Drinking coffee linked to lower cancer risk in women

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Scientists from the Chinese Academy of Medical Sciences found that higher coffee consumption is linked with a lower risk of endometrial cancer, a type of cancer that begins in the lining of the uterus.

Also, caffeinated coffee may provide better protection than decaffeinated coffee.

A type of cancer that begins in the lining of the womb (uterus). Most cases occur in women after the age of 55.

A key sign is abnormal vaginal bleeding, such as bleeding after menopause or bleeding between periods. Other symptoms may include pelvic pain and pain during sex, but some women experience no symptoms at all.

Treatments include surgery to remove the uterus, radiation, hormone therapy, and chemotherapy.

In the study, the team reviewed 24 studies on coffee intake with 9,833 new cases of endometrial cancer occurring in 699,234 women.

They found people in the highest category of coffee intake had a 29% lower relative risk of developing endometrial cancer than those in the lowest category.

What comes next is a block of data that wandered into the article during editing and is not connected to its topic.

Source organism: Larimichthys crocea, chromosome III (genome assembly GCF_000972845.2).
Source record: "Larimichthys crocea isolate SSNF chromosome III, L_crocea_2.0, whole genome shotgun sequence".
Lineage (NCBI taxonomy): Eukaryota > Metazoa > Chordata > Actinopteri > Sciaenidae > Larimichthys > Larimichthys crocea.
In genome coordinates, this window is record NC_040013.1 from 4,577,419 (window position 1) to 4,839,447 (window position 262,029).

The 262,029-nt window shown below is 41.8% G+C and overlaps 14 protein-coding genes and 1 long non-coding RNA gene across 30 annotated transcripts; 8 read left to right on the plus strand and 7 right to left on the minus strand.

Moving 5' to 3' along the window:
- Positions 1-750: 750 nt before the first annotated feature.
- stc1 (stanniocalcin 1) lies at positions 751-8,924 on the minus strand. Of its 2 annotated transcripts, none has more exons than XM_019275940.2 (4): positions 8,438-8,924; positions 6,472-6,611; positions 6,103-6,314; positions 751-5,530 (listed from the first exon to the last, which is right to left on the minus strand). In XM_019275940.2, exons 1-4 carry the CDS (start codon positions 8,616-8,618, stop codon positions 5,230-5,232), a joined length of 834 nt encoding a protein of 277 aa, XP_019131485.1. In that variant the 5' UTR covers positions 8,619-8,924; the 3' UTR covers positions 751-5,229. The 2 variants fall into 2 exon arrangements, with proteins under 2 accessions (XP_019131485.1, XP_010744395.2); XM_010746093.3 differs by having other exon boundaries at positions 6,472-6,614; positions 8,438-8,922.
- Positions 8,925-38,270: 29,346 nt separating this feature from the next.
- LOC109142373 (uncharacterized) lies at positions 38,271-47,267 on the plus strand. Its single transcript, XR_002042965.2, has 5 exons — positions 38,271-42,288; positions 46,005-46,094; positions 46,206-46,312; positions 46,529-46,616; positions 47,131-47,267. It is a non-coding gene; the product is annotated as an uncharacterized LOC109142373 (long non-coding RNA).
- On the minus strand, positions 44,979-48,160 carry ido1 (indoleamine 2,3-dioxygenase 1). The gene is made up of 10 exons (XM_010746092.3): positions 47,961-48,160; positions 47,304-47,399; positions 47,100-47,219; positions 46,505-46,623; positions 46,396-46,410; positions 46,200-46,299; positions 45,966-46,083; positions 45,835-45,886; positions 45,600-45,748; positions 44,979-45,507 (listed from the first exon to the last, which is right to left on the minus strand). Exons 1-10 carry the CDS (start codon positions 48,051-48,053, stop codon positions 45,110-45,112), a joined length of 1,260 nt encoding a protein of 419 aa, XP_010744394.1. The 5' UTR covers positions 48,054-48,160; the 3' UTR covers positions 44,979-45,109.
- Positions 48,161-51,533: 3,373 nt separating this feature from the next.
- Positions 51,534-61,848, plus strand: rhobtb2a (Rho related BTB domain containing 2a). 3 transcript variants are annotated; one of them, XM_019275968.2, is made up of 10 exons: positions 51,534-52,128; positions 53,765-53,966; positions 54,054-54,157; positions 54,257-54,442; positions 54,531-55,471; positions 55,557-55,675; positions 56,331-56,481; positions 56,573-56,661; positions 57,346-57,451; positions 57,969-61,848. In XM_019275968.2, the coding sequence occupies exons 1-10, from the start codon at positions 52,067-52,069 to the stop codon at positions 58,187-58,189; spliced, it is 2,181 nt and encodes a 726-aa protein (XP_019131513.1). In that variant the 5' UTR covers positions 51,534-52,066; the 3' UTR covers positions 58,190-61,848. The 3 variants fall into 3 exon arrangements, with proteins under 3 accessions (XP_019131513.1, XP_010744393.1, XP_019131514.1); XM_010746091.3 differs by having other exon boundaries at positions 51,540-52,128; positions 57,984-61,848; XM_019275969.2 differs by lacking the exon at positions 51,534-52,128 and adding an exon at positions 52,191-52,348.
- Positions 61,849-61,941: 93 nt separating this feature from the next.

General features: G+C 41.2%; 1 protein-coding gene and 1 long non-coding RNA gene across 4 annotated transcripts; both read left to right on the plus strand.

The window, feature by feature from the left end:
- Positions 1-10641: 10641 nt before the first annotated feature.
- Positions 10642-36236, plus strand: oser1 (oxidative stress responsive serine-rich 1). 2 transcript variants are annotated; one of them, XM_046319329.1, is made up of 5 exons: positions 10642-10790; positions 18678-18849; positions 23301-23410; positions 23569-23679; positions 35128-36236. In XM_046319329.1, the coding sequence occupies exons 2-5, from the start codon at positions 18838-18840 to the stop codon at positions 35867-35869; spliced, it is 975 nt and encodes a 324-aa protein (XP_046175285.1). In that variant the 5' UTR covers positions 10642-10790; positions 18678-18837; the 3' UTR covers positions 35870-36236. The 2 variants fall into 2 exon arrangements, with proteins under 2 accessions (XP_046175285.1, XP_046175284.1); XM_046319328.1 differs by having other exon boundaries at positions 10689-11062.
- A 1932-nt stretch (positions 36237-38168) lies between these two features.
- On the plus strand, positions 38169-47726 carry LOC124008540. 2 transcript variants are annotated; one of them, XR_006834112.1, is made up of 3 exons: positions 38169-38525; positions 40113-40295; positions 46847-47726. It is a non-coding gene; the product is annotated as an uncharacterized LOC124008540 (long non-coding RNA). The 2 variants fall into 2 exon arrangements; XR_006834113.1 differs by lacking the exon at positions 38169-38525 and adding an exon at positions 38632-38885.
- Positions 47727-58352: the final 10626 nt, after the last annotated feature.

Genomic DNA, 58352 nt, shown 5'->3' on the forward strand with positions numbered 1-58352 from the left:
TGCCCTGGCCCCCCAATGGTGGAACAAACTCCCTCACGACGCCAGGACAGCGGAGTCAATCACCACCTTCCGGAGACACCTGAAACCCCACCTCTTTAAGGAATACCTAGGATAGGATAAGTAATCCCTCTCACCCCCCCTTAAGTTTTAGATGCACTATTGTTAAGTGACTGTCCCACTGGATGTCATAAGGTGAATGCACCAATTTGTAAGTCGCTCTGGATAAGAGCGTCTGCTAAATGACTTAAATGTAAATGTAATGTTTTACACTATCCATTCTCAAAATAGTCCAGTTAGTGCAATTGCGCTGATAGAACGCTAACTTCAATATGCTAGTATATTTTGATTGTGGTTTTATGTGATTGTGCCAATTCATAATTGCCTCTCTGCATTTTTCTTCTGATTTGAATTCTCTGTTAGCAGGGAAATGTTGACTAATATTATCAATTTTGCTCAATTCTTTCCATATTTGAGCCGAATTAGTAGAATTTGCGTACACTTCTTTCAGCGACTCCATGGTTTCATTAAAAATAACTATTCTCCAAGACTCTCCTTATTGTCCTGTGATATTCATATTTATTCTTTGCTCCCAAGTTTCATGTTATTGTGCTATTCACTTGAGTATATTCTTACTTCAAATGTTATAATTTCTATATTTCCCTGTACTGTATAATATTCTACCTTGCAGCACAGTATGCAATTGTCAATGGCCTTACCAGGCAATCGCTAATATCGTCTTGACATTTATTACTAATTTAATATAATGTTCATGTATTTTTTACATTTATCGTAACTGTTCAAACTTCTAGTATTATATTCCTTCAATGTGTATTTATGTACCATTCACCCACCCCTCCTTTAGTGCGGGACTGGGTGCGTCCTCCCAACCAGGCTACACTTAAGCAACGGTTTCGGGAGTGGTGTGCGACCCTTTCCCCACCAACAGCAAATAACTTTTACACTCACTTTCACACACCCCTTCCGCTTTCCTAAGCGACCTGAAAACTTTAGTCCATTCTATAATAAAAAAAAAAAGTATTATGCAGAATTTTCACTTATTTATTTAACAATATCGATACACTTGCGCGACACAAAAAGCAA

The team highlights several mechanisms that have been associated with the potential anti-cancer effects of coffee.

They suggest further studies with a large sample size are needed to obtain more information regarding the benefits of coffee drinking in relation to the risk of endometrial cancer.

If you care about nutrition, please read studies about a vitamin that is critical to cancer prevention, and why vitamin K is so important for older people.

If you care about nutrition, please read studies that vitamin C may help treat heart rhythm problems, and green tea may protect your body as a vaccine.

The research was published in the Journal of Obstetrics and Gynaecology Research and conducted by Yu Gao et al.

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